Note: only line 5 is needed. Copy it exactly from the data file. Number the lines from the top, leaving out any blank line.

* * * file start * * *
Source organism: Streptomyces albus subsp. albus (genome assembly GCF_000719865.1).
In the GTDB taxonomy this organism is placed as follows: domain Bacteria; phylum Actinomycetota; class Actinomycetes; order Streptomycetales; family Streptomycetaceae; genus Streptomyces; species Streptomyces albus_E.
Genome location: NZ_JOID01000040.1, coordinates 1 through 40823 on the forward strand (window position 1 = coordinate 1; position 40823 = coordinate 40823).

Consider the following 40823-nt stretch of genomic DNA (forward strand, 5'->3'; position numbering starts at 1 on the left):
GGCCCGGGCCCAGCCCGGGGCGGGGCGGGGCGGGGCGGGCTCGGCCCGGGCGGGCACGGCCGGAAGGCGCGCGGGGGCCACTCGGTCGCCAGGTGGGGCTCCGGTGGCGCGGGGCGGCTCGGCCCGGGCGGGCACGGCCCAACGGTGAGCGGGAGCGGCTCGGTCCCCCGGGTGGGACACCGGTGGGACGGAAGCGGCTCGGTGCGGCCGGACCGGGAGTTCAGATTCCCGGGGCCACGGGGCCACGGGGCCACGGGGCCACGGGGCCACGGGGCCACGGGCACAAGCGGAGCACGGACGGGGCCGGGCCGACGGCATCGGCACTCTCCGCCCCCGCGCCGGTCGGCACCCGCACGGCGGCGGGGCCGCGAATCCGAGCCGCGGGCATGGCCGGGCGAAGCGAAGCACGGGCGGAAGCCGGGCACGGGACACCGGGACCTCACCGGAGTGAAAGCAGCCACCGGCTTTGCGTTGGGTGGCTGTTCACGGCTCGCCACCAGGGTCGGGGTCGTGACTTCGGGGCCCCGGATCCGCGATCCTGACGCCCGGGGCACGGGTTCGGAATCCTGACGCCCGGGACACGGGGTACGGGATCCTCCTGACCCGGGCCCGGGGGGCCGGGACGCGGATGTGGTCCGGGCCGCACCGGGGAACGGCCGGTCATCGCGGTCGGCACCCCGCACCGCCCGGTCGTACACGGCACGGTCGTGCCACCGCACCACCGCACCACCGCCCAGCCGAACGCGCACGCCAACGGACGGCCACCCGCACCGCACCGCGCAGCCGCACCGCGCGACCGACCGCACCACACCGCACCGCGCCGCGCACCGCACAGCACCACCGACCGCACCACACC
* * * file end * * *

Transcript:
GGCCCGGGCCCAGCCCGGGGCGGGGCGGGGCGGGGCGGGCTCGGCCCGGGCGGGCACGGCCGGAAGGCGCGCGGGGGCCACTCGGTCGCCAGGTGGGGCTCCGGTGGCGCGGGGCGGCTCGGCCCGGGCGGGCACGGCCCAACGGTGAGCGGGAGCGGCTCGGTCCCCCGGGTGGGACACCGGTGGGACGGAAGCGGCTCGGTGCGGCCGGACCGGGAGTTCAGATTCCCGGGGCCACGGGGCCACGGGGCCACGGGGCCACGGGGCCACGGGGCCACGGGCACAAGCGGAGCACGGACGGGGCCGGGCCGACGGCATCGGCACTCTCCGCCCCCGCGCCGGTCGGCACCCGCACGGCGGCGGGGCCGCGAATCCGAGCCGCGGGCATGGCCGGGCGAAGCGAAGCACGGGCGGAAGCCGGGCACGGGACACCGGGACCTCACCGGAGTGAAAGCAGCCACCGGCTTTGCGTTGGGTGGCTGTTCACGGCTCGCCACCAGGGTCGGGGTCGTGACTTCGGGGCCCCGGATCCGCGATCCTGACGCCCGGGGCACGGGTTCGGAATCCTGACGCCCGGGACACGGGGTACGGGATCCTCCTGACCCGGGCCCGGGGGGCCGGGACGCGGATGTGGTCCGGGCCGCACCGGGGAACGGCCGGTCATCGCGGTCGGCACCCCGCACCGCCCGGTCGTACACGGCACGGTCGTGCCACCGCACCACCGCACCACCGCCCAGCCGAACGCGCACGCCAACGGACGGCCACCCGCACCGCACCGCGCAGCCGCACCGCGCGACCGACCGCACCACACCGCACCGCGCCGCGCACCGCACAGCACCACCGACCGCACCACACC